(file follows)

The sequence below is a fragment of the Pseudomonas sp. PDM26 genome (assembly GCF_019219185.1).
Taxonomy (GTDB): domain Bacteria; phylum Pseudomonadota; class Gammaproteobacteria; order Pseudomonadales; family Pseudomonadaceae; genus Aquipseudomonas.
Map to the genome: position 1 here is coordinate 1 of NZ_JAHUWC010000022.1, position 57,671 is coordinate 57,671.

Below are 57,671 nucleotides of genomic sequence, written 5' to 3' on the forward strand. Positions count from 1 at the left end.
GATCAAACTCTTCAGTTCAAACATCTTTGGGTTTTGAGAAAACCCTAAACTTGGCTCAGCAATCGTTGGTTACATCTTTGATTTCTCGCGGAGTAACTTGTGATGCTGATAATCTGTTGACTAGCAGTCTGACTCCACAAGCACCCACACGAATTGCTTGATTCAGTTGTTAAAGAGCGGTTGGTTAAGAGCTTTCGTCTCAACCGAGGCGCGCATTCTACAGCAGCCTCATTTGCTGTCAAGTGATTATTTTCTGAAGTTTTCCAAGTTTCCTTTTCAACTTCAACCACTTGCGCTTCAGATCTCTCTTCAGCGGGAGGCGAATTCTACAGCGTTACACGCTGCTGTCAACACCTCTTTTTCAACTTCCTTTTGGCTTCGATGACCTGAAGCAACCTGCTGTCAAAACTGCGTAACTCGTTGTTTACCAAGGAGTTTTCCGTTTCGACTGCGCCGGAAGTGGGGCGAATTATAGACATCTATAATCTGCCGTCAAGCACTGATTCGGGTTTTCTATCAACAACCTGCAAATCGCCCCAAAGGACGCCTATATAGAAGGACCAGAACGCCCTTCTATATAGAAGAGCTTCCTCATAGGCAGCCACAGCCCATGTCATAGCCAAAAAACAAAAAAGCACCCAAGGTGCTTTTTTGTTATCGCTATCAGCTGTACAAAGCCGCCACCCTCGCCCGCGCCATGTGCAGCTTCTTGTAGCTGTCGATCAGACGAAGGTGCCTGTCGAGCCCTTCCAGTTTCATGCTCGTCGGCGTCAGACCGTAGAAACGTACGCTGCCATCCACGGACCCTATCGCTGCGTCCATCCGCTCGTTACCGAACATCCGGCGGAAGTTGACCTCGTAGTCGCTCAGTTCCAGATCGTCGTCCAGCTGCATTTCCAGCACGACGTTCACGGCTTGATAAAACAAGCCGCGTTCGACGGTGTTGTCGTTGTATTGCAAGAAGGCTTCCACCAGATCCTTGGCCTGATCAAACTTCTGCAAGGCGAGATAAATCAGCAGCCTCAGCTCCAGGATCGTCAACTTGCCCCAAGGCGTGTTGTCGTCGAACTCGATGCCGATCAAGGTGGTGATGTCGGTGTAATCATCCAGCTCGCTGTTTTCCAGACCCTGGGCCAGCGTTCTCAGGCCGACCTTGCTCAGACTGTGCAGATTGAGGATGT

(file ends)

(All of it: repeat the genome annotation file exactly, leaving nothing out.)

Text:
The sequence below is a fragment of the Pseudomonas sp. PDM26 genome (assembly GCF_019219185.1).
Taxonomy (GTDB): domain Bacteria; phylum Pseudomonadota; class Gammaproteobacteria; order Pseudomonadales; family Pseudomonadaceae; genus Aquipseudomonas.
Map to the genome: position 1 here is coordinate 1 of NZ_JAHUWC010000022.1, position 57,671 is coordinate 57,671.

Below are 57,671 nucleotides of genomic sequence, written 5' to 3' on the forward strand. Positions count from 1 at the left end.
GATCAAACTCTTCAGTTCAAACATCTTTGGGTTTTGAGAAAACCCTAAACTTGGCTCAGCAATCGTTGGTTACATCTTTGATTTCTCGCGGAGTAACTTGTGATGCTGATAATCTGTTGACTAGCAGTCTGACTCCACAAGCACCCACACGAATTGCTTGATTCAGTTGTTAAAGAGCGGTTGGTTAAGAGCTTTCGTCTCAACCGAGGCGCGCATTCTACAGCAGCCTCATTTGCTGTCAAGTGATTATTTTCTGAAGTTTTCCAAGTTTCCTTTTCAACTTCAACCACTTGCGCTTCAGATCTCTCTTCAGCGGGAGGCGAATTCTACAGCGTTACACGCTGCTGTCAACACCTCTTTTTCAACTTCCTTTTGGCTTCGATGACCTGAAGCAACCTGCTGTCAAAACTGCGTAACTCGTTGTTTACCAAGGAGTTTTCCGTTTCGACTGCGCCGGAAGTGGGGCGAATTATAGACATCTATAATCTGCCGTCAAGCACTGATTCGGGTTTTCTATCAACAACCTGCAAATCGCCCCAAAGGACGCCTATATAGAAGGACCAGAACGCCCTTCTATATAGAAGAGCTTCCTCATAGGCAGCCACAGCCCATGTCATAGCCAAAAAACAAAAAAGCACCCAAGGTGCTTTTTTGTTATCGCTATCAGCTGTACAAAGCCGCCACCCTCGCCCGCGCCATGTGCAGCTTCTTGTAGCTGTCGATCAGACGAAGGTGCCTGTCGAGCCCTTCCAGTTTCATGCTCGTCGGCGTCAGACCGTAGAAACGTACGCTGCCATCCACGGACCCTATCGCTGCGTCCATCCGCTCGTTACCGAACATCCGGCGGAAGTTGACCTCGTAGTCGCTCAGTTCCAGATCGTCGTCCAGCTGCATTTCCAGCACGACGTTCACGGCTTGATAAAACAAGCCGCGTTCGACGGTGTTGTCGTTGTATTGCAAGAAGGCTTCCACCAGATCCTTGGCCTGATCAAACTTCTGCAAGGCGAGATAAATCAGCAGCCTCAGCTCCAGGATCGTCAACTTGCCCCAAGGCGTGTTGTCGTCGAACTCGATGCCGATCAAGGTGGTGATGTCGGTGTAATCATCCAGCTCGCTGTTTTCCAGACCCTGGGCCAGCGTTCTCAGGCCGACCTTGCTCAGACTGTGCAGATTGAGGATGT